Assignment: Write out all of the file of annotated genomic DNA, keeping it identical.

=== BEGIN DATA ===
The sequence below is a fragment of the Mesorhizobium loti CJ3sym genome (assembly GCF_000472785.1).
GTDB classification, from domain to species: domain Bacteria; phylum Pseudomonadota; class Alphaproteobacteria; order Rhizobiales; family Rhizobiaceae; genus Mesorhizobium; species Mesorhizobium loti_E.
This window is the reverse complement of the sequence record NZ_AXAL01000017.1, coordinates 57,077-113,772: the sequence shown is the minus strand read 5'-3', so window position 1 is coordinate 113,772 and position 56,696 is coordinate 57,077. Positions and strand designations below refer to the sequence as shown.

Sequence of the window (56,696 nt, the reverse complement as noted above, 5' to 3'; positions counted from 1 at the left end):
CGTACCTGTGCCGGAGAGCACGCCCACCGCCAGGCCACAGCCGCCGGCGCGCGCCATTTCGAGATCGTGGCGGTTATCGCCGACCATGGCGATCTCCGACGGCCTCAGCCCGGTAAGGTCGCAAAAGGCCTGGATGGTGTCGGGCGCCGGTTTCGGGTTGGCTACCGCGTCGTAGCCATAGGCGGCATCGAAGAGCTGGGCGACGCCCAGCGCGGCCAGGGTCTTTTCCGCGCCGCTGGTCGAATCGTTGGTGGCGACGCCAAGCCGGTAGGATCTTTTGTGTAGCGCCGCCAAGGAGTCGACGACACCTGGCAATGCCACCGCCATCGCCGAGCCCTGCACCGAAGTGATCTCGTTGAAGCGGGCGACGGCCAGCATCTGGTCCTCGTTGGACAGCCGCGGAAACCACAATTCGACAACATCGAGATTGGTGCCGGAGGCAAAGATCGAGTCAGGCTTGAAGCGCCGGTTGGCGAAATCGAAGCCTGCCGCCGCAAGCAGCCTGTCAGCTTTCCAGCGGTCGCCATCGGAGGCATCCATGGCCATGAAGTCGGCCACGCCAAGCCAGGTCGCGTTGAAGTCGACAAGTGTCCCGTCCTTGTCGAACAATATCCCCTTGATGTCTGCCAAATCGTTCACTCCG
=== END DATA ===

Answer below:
The sequence below is a fragment of the Mesorhizobium loti CJ3sym genome (assembly GCF_000472785.1).
GTDB classification, from domain to species: domain Bacteria; phylum Pseudomonadota; class Alphaproteobacteria; order Rhizobiales; family Rhizobiaceae; genus Mesorhizobium; species Mesorhizobium loti_E.
This window is the reverse complement of the sequence record NZ_AXAL01000017.1, coordinates 57,077-113,772: the sequence shown is the minus strand read 5'-3', so window position 1 is coordinate 113,772 and position 56,696 is coordinate 57,077. Positions and strand designations below refer to the sequence as shown.

Sequence of the window (56,696 nt, the reverse complement as noted above, 5' to 3'; positions counted from 1 at the left end):
CGTACCTGTGCCGGAGAGCACGCCCACCGCCAGGCCACAGCCGCCGGCGCGCGCCATTTCGAGATCGTGGCGGTTATCGCCGACCATGGCGATCTCCGACGGCCTCAGCCCGGTAAGGTCGCAAAAGGCCTGGATGGTGTCGGGCGCCGGTTTCGGGTTGGCTACCGCGTCGTAGCCATAGGCGGCATCGAAGAGCTGGGCGACGCCCAGCGCGGCCAGGGTCTTTTCCGCGCCGCTGGTCGAATCGTTGGTGGCGACGCCAAGCCGGTAGGATCTTTTGTGTAGCGCCGCCAAGGAGTCGACGACACCTGGCAATGCCACCGCCATCGCCGAGCCCTGCACCGAAGTGATCTCGTTGAAGCGGGCGACGGCCAGCATCTGGTCCTCGTTGGACAGCCGCGGAAACCACAATTCGACAACATCGAGATTGGTGCCGGAGGCAAAGATCGAGTCAGGCTTGAAGCGCCGGTTGGCGAAATCGAAGCCTGCCGCCGCAAGCAGCCTGTCAGCTTTCCAGCGGTCGCCATCGGAGGCATCCATGGCCATGAAGTCGGCCACGCCAAGCCAGGTCGCGTTGAAGTCGACAAGTGTCCCGTCCTTGTCGAACAATATCCCCTTGATGTCTGCCAAATCGTTCACTCCG